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Originally posted by Benevolent Heretic
Originally posted by 2manyquestions
Maybe I'm overreacting to a silly picture with a quote from someone who's political opinions are insignificant, but that's the way I feel, especially when I see people agreeing with him.
I'm curious. What exactly did he say that you disagree with? And what is your alternate view?
I mean, I disagree that we should support whomever we elect, no matter what they do... That's common sense to me. But what else did he say that's so objectionable?
Originally posted by FissionSurplus
I wrote that it sounds more like the same old brainwashing, and the dominance of the two-party system is exactly why we're in the trouble we are today.
Originally posted by 0zzymand0s
You know, at first I was disillusioned that this thread was based on a second rate TV actors endorsement, but then I thought about it some, and decided to try my luck.
I called up several third and fourth rate musicians I know, and -- while most of them could give a flip -- the few who did respond one way or another were all firmly against Obama, until I mentioned the Clooney ad.
Now they are all firmly disillusioned with the people who are disillusioned by the guy who was disillusioned by the people who no longer like Obama. It's a nationwide trend in the making. Or something.
35 reasons why no decent human being should vote to reelect President Obama
In April 2009, antiwar activists who helped elect Obama accused him of using the same “off the books” funding as his predecessor George W. Bush when Obama requested an additional $83.4 billion from Congress for the wars in Iraq and Afghanistan – a provision which Obama had voted against when he was a Senator.
In May 2010, it was reported that the Obama administration had selected KBR, a former subsidiary of Halliburton, for a no-bid contract worth as much as $568 million through 2011 for military support services in Iraq, just hours after the Justice Department had said it would pursue a lawsuit accusing the Houston-based company of taking kickbacks from two subcontractors on Iraq-related work.
While running for President, Obama had promised that he would not have any lobbyists working in his administration. However, by February 2010, he had more than 40 lobbyists working in his administration.
In 2011, after Boeing had hired 1,000 new employees to work at its new factory in South Carolina, the Obama administration ordered Boeing to shut down the factory, because the factory was non-union.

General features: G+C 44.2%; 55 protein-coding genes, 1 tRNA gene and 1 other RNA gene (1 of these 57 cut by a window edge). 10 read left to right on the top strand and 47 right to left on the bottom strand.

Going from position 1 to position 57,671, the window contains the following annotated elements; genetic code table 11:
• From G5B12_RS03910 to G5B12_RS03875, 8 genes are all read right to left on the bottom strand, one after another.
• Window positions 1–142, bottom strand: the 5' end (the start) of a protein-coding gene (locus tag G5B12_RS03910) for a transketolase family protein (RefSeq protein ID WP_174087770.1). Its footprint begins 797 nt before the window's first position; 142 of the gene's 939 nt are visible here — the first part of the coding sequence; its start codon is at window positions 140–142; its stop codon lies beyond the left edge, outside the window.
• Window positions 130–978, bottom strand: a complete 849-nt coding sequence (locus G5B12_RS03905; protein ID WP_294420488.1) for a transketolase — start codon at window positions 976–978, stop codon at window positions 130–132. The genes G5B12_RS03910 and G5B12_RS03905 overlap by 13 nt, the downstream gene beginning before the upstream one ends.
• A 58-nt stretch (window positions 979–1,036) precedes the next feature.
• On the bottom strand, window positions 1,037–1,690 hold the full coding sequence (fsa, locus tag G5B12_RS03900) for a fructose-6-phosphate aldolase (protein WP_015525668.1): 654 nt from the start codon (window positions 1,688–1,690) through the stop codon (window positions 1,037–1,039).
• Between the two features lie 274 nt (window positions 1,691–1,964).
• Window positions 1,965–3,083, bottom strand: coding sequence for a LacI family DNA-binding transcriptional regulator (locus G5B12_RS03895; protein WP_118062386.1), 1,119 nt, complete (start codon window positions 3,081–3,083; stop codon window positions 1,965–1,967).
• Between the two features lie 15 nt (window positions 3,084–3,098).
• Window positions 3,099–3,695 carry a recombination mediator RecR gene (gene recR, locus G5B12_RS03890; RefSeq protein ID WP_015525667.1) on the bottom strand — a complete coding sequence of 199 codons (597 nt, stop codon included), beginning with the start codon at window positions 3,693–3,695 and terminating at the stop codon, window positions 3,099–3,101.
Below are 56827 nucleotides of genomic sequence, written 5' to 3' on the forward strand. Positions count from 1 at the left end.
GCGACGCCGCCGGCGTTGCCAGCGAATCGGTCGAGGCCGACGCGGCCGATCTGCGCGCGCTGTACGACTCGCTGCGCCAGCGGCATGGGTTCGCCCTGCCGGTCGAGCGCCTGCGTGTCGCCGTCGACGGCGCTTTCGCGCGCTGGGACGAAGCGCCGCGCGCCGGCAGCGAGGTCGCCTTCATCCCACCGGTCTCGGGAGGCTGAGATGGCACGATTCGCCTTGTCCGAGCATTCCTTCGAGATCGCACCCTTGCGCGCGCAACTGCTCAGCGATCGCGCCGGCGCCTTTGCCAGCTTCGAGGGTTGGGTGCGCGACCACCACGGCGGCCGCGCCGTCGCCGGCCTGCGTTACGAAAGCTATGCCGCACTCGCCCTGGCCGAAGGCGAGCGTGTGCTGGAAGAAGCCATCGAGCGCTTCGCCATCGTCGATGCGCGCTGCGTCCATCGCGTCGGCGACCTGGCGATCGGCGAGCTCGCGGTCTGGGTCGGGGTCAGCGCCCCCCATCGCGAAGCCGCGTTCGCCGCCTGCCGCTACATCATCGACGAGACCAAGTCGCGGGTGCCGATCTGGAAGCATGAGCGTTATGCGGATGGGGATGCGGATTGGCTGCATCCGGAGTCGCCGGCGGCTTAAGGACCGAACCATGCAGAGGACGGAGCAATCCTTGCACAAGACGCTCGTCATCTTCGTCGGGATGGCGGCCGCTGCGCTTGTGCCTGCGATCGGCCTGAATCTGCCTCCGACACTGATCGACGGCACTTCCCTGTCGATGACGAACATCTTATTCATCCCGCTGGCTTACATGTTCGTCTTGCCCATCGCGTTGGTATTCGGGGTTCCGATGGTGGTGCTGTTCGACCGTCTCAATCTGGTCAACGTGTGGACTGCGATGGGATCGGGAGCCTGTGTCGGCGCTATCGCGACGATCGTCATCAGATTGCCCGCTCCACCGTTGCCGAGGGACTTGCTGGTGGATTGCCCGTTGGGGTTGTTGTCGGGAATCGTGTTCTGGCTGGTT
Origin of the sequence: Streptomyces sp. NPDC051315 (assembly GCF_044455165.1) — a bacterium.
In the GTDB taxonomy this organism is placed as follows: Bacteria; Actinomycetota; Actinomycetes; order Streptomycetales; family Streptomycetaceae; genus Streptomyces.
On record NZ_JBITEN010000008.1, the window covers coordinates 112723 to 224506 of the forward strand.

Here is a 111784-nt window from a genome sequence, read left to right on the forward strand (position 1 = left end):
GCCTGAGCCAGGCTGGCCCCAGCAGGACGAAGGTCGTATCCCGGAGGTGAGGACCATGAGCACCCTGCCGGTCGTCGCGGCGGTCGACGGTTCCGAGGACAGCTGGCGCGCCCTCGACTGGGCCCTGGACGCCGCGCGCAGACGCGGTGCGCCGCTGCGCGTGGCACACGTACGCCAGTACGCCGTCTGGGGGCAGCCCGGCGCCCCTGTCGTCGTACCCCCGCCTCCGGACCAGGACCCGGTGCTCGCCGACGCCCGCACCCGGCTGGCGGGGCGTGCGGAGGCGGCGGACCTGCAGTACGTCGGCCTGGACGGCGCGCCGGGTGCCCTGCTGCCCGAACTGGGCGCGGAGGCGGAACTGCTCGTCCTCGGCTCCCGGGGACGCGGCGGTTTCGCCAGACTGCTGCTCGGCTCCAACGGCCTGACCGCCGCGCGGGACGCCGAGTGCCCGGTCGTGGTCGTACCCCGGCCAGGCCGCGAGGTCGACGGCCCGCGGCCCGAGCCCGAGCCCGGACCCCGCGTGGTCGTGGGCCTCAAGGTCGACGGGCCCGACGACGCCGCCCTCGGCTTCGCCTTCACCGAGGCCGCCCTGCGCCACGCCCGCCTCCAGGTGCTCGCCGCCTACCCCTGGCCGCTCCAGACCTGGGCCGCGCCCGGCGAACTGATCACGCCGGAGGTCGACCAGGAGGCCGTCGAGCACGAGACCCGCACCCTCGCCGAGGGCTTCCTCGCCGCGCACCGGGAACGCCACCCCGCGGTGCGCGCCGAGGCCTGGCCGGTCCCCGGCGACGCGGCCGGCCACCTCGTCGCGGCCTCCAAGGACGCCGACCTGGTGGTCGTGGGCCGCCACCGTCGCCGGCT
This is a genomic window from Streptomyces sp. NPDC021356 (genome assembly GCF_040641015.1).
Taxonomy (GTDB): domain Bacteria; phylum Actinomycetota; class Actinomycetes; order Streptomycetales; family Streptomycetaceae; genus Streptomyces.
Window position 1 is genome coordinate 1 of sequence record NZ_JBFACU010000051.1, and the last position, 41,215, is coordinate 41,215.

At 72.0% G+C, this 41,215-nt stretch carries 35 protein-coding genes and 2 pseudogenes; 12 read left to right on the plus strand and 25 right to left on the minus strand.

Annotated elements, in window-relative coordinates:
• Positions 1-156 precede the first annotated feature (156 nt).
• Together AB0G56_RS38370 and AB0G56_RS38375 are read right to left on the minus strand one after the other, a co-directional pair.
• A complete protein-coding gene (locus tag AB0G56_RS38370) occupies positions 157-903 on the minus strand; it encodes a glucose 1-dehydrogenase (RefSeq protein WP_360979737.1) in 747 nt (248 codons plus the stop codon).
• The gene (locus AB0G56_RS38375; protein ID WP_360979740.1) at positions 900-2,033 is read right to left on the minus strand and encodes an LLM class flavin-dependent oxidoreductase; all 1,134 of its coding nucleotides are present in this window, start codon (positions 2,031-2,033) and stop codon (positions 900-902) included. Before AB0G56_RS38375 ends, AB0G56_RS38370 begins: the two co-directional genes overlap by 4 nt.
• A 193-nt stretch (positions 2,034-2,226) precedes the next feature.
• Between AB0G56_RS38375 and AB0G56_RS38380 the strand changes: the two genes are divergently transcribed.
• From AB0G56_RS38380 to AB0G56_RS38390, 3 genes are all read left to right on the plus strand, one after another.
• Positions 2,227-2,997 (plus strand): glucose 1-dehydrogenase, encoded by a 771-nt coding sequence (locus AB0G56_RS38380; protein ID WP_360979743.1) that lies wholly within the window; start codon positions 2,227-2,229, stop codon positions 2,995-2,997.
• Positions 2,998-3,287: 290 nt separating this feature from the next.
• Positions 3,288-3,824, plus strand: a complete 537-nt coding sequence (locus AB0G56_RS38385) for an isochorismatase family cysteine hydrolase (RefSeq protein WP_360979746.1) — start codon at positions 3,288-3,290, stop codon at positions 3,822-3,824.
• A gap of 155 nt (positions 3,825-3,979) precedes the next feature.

Obama fired the CEO of General Motors, and had the government take 60.8% ownership of the company.
During the Chrysler bankruptcy, Obama violated the Fifth Amendment and more than 150 years of bankruptcy law by illegally treating secured creditors worse than unsecured creditors.
The Obama administration pressured Ford Motor Company to stop airing a TV ad that criticized Obama’s bailouts of General Motors and Chrysler.
In May 2009, the Obama administration dismissed charges that had been filed by the Bush administration against members of the New Black Panther Party who had been videotaped intimidating voters and brandishing a police-style baton at a Philadelphia polling station during the November 2008 election. In August 2009, the U.S. Commission on Civil Rights demanded that the Justice Department explain why it dismissed the charges. In July 2010, J. Christian Adams, a former lawyer for the Justice Department, testified before the Commission on Civil Rights that the case was dropped because the Justice Department did not want to protect the civil rights of white people.
In Operation Fast and Furious, the Obama administration ordered gun storeowners to illegally sell thousands of guns to criminals.
In June 2009, Obama fired Inspector General Gerald Walpin, after Walpin accused Sacramento mayor Kevin Johnson, an Obama supporter, of misuse of AmeriCorps funding to pay for school-board political activities. In a letter to Congress, the White House said that Walpin was fired because he was “confused, disoriented, unable to answer questions and exhibited other behavior that led the Board to question his capacity to serve.” A bipartisan group of 145 current and former public officials, attorneys, and legal scholars signed a letter that was sent to the White House, which defended Walpin, said the criticisms of him were not true, and said that his firing was politically motivated. The letter can be read here. Fox News host Glenn Beck gave Walpin an on-air state certified senility test, which Walpin passed with a perfect score, meaning that he was not senile.
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